Going green: one bike at a time
UB is offering brand-new BikeShare program to students, faculty
UB is the first university to use GPS tracking technology for students to come together as a biking community.
BikeShare at UB offers students, faculty and staff the option of renting bicycles instead of bringing their own to campus. By using GPS technology, participants can track and rent a bike conveniently using a computer or mobile device.
UB's Office of Sustainability and Office of Parking and Transportation Services have partnered with N.Y.-based company Social Bicycles and BikeShare, a community organization in Buffalo, to implement a new and innovative bicycle-sharing program on campus.
"The idea is to give people a healthy, green option for short trips around campus, with the goal of promoting better health and reducing the amount of vehicular traffic, especially for intra-campus jaunts," said Jim Simon, UB's sustainability engagement coordinator, in an email.
Participants find and reserve the nearest bicycle using the Buffalo BikeShare website and then have 15 minutes to get to the bike and punch in the PIN code given to them. Once the rider unlocks the bike, he puts the U-lock on the holster and is free to pedal away.
The user needs to return the bicycle to one of the BikeShare-designated bicycle racks on North or South Campus. On North Campus, BikeShare hubs are located between the Ellicott Complex and Greiner Hall, between Alumni Arena and the CFA, between the Student Union and the Commons and at the junction of Capen, Norton, and O'Brian Halls. On South, BikeShare racks can be found near the intersection of Hayes Road and the Main Circle, according to UB's website.
To lock up bikes when they're done, riders use the same PIN they used to unlock their bike. The code will reset once the transaction has been completed. After a bike has been returned, other users can see that it is available and go to the location to rent the bicycle.
The rider's first hour of use is free of charge. Each additional hour costs $3, and the maximum number of consecutive hours one can rent a bike is 24. In order to partake in BikeShare, faculty, staff and students need to pay an annual fee of $30.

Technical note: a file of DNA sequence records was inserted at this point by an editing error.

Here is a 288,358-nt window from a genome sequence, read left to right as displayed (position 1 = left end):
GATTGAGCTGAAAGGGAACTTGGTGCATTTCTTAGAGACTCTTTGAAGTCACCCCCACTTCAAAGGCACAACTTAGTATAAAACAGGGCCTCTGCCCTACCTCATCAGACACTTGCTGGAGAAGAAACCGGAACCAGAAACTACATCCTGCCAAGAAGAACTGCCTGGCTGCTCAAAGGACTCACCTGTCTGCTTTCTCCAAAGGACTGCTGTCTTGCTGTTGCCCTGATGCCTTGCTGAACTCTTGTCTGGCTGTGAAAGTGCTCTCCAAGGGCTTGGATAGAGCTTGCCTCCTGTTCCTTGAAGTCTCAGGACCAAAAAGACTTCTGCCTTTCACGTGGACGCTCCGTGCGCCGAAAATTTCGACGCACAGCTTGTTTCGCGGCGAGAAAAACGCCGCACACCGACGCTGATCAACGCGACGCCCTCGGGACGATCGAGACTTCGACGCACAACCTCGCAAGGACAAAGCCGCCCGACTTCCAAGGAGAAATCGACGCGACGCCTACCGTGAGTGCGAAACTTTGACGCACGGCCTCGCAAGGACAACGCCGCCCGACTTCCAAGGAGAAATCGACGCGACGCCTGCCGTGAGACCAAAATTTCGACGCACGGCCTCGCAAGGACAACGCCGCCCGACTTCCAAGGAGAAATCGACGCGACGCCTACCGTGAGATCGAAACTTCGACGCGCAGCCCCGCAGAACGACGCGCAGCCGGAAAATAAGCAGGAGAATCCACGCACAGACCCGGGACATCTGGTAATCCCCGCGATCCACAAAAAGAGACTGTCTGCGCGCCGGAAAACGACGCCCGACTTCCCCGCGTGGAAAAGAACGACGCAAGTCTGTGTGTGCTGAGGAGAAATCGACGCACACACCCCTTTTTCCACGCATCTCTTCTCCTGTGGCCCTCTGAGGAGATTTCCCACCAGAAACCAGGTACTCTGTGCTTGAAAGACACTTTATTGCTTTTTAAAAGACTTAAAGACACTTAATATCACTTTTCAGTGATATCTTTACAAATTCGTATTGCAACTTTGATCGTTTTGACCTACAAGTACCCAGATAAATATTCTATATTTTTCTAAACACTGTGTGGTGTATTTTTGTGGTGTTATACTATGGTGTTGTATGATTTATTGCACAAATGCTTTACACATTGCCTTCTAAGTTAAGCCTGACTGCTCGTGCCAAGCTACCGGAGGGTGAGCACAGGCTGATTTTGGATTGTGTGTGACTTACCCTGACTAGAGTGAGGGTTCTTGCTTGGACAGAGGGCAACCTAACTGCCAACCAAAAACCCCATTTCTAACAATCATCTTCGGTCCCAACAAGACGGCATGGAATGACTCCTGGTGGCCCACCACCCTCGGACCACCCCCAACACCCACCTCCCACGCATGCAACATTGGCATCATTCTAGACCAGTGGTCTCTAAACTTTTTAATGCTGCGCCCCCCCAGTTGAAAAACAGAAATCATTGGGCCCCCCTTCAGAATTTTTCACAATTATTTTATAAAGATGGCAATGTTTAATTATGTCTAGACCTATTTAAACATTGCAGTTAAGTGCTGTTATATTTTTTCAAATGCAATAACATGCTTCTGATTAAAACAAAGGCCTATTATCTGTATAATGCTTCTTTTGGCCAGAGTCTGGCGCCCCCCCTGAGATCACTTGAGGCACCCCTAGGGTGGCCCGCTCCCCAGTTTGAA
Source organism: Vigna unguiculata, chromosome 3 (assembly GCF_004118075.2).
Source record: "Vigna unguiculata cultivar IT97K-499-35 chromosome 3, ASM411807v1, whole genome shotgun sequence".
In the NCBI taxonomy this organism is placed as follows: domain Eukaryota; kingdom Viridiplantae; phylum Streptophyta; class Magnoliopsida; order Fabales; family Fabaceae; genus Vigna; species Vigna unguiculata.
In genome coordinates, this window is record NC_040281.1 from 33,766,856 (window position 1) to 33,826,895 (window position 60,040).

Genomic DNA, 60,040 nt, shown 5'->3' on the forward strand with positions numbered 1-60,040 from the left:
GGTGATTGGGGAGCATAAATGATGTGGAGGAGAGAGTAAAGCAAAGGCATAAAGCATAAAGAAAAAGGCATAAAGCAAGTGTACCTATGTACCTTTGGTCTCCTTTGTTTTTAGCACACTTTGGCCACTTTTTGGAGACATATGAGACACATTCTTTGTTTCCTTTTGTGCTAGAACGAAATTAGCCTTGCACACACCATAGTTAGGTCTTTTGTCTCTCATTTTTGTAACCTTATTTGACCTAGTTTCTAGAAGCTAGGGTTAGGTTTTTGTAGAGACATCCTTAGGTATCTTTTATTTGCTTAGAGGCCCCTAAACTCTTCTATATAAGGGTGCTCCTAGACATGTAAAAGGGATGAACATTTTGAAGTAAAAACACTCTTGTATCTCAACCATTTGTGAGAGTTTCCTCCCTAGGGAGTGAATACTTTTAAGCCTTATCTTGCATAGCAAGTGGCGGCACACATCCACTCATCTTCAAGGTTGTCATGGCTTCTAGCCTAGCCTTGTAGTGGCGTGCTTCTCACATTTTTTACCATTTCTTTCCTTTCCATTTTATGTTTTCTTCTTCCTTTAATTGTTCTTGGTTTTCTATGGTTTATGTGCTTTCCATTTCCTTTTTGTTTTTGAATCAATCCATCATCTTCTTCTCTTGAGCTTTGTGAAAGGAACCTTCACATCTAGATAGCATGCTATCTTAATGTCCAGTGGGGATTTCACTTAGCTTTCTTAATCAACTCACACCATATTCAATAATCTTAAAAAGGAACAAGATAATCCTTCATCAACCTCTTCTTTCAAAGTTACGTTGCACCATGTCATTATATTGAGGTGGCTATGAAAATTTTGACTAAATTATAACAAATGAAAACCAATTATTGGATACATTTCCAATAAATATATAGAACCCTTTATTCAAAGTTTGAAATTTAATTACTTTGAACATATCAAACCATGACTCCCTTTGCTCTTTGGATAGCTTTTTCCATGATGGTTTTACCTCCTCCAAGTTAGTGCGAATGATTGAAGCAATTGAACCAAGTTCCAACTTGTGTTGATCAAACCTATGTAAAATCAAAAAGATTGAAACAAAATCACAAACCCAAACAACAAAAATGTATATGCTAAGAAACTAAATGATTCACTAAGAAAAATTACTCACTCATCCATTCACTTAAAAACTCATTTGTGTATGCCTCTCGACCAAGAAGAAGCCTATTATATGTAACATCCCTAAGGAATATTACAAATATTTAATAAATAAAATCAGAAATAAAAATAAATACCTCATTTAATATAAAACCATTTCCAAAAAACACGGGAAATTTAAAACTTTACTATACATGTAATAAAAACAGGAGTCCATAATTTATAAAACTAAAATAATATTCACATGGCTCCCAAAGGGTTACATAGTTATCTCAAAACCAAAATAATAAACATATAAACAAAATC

In BikeShare's current beta-testing phase, in which operators are collecting data from users to make the system better and ensure that the GPS technology is working correctly, the annual fee has been reduced to $10.
Simon believes the GPS technology incorporated in UB's BikeShare adds a new dimension to the idea of bicycle sharing. He said with technology as "such a large part of our lives these days, the mobile and computer access will meet students where they are."
UB is the first university in the country to use this GPS system to power a bicycle-sharing program, according to Simon.
The bikes are standard cruisers with an internal drive shaft designed to decrease the possibility that a rider's pants or socks will become covered in bicycle grease. The bikes also have a metal basket on the front of them for ease of transportation. If a rider encounters a flat tire or discovers a mechanical issue while riding the bike, they can press the "repair" button on the keypad, which will alert BikeShare maintenance there is a problem and someone can come to fix it, according to UB's website.
Buffalo BikeShare was developed by a team at Buffalo CarShare, a local non-profit launched by six UB students and recent graduates in 2009. The original plan was conceived in 2007, according to Buffalo BikeShare's Creighton Randall.
"I competed in [the UB Panasci Entrepreneurship Competition in 2007] as an undergrad with three other engineering and business students," Randall said. "The concept evolved in graduate school considered how the program could best serve Buffalo, a city in which nearly a third of households don't own a car. It's great to see our work come full circle and see UB become a lab for this innovative transportation solution."
BikeShare partnered with Social Bicycles, which is based in Brooklyn, N.Y., and the company provided the bikes and the technology.
"BikeShare at UB demonstrates how the university can partner and integrate with our broader community, as well as leverage our student and faculty research to create solutions that move us toward a sustainable future," Simon said.
So far, BikeShare has been accepted well by the UB community. In the four weeks the program has been running, over 200 people have signed up, according to Randall. He says BikeShare is "thrilled" to be partnering with UB and the current testing on campus will provide the company with valuable information to expand the system in the coming months and years.